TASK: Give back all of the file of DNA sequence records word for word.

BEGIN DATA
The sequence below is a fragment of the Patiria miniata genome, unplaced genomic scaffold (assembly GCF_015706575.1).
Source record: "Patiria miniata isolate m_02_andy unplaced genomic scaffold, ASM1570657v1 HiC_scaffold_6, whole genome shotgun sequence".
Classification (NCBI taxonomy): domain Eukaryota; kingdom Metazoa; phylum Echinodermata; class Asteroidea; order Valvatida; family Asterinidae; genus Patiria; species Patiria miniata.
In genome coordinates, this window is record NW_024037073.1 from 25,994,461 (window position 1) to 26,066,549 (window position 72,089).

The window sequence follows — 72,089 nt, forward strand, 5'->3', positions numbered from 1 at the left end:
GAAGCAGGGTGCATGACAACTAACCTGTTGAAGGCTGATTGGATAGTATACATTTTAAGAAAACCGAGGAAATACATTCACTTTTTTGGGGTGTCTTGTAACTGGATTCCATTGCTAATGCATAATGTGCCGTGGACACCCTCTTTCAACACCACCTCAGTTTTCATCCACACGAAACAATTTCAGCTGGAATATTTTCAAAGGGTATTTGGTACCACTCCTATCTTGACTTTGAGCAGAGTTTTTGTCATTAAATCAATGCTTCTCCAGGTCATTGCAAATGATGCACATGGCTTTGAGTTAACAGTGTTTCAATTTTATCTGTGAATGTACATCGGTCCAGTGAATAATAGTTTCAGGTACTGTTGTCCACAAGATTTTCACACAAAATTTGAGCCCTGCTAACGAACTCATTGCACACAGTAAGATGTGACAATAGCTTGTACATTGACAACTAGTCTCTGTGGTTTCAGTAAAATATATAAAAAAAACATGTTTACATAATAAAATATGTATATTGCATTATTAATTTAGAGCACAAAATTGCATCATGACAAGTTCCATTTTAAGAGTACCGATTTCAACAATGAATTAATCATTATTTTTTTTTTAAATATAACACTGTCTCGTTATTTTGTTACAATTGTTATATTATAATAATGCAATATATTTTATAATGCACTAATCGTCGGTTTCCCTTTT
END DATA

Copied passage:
The sequence below is a fragment of the Patiria miniata genome, unplaced genomic scaffold (assembly GCF_015706575.1).
Source record: "Patiria miniata isolate m_02_andy unplaced genomic scaffold, ASM1570657v1 HiC_scaffold_6, whole genome shotgun sequence".
Classification (NCBI taxonomy): domain Eukaryota; kingdom Metazoa; phylum Echinodermata; class Asteroidea; order Valvatida; family Asterinidae; genus Patiria; species Patiria miniata.
In genome coordinates, this window is record NW_024037073.1 from 25,994,461 (window position 1) to 26,066,549 (window position 72,089).

The window sequence follows — 72,089 nt, forward strand, 5'->3', positions numbered from 1 at the left end:
GAAGCAGGGTGCATGACAACTAACCTGTTGAAGGCTGATTGGATAGTATACATTTTAAGAAAACCGAGGAAATACATTCACTTTTTTGGGGTGTCTTGTAACTGGATTCCATTGCTAATGCATAATGTGCCGTGGACACCCTCTTTCAACACCACCTCAGTTTTCATCCACACGAAACAATTTCAGCTGGAATATTTTCAAAGGGTATTTGGTACCACTCCTATCTTGACTTTGAGCAGAGTTTTTGTCATTAAATCAATGCTTCTCCAGGTCATTGCAAATGATGCACATGGCTTTGAGTTAACAGTGTTTCAATTTTATCTGTGAATGTACATCGGTCCAGTGAATAATAGTTTCAGGTACTGTTGTCCACAAGATTTTCACACAAAATTTGAGCCCTGCTAACGAACTCATTGCACACAGTAAGATGTGACAATAGCTTGTACATTGACAACTAGTCTCTGTGGTTTCAGTAAAATATATAAAAAAAACATGTTTACATAATAAAATATGTATATTGCATTATTAATTTAGAGCACAAAATTGCATCATGACAAGTTCCATTTTAAGAGTACCGATTTCAACAATGAATTAATCATTATTTTTTTTTTAAATATAACACTGTCTCGTTATTTTGTTACAATTGTTATATTATAATAATGCAATATATTTTATAATGCACTAATCGTCGGTTTCCCTTTT